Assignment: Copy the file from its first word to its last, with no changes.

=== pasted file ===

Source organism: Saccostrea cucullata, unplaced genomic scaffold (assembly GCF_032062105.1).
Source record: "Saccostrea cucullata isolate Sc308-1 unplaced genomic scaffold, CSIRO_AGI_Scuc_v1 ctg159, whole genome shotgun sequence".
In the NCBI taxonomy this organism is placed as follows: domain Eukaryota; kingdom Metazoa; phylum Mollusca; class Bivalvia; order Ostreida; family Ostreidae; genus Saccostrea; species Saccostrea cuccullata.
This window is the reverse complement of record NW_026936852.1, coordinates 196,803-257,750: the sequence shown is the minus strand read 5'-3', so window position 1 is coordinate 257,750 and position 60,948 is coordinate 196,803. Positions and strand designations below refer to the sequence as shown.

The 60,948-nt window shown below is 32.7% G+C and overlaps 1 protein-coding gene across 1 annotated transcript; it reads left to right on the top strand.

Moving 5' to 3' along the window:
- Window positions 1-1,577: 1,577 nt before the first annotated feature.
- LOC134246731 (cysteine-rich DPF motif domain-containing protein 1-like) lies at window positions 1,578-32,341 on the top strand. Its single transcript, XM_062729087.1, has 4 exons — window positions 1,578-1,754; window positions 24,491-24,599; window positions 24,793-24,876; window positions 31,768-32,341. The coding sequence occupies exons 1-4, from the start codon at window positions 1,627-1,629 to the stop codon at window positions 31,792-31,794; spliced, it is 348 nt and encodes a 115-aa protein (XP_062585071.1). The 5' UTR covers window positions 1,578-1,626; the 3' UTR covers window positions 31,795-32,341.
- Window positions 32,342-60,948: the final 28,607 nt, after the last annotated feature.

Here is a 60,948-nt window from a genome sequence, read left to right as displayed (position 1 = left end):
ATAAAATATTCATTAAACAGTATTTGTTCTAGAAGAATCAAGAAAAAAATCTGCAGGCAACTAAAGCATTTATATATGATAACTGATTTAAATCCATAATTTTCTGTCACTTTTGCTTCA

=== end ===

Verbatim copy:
Source organism: Saccostrea cucullata, unplaced genomic scaffold (assembly GCF_032062105.1).
Source record: "Saccostrea cucullata isolate Sc308-1 unplaced genomic scaffold, CSIRO_AGI_Scuc_v1 ctg159, whole genome shotgun sequence".
In the NCBI taxonomy this organism is placed as follows: domain Eukaryota; kingdom Metazoa; phylum Mollusca; class Bivalvia; order Ostreida; family Ostreidae; genus Saccostrea; species Saccostrea cuccullata.
This window is the reverse complement of record NW_026936852.1, coordinates 196,803-257,750: the sequence shown is the minus strand read 5'-3', so window position 1 is coordinate 257,750 and position 60,948 is coordinate 196,803. Positions and strand designations below refer to the sequence as shown.

The 60,948-nt window shown below is 32.7% G+C and overlaps 1 protein-coding gene across 1 annotated transcript; it reads left to right on the top strand.

Moving 5' to 3' along the window:
- Window positions 1-1,577: 1,577 nt before the first annotated feature.
- LOC134246731 (cysteine-rich DPF motif domain-containing protein 1-like) lies at window positions 1,578-32,341 on the top strand. Its single transcript, XM_062729087.1, has 4 exons — window positions 1,578-1,754; window positions 24,491-24,599; window positions 24,793-24,876; window positions 31,768-32,341. The coding sequence occupies exons 1-4, from the start codon at window positions 1,627-1,629 to the stop codon at window positions 31,792-31,794; spliced, it is 348 nt and encodes a 115-aa protein (XP_062585071.1). The 5' UTR covers window positions 1,578-1,626; the 3' UTR covers window positions 31,795-32,341.
- Window positions 32,342-60,948: the final 28,607 nt, after the last annotated feature.

Here is a 60,948-nt window from a genome sequence, read left to right as displayed (position 1 = left end):
ATAAAATATTCATTAAACAGTATTTGTTCTAGAAGAATCAAGAAAAAAATCTGCAGGCAACTAAAGCATTTATATATGATAACTGATTTAAATCCATAATTTTCTGTCACTTTTGCTTCA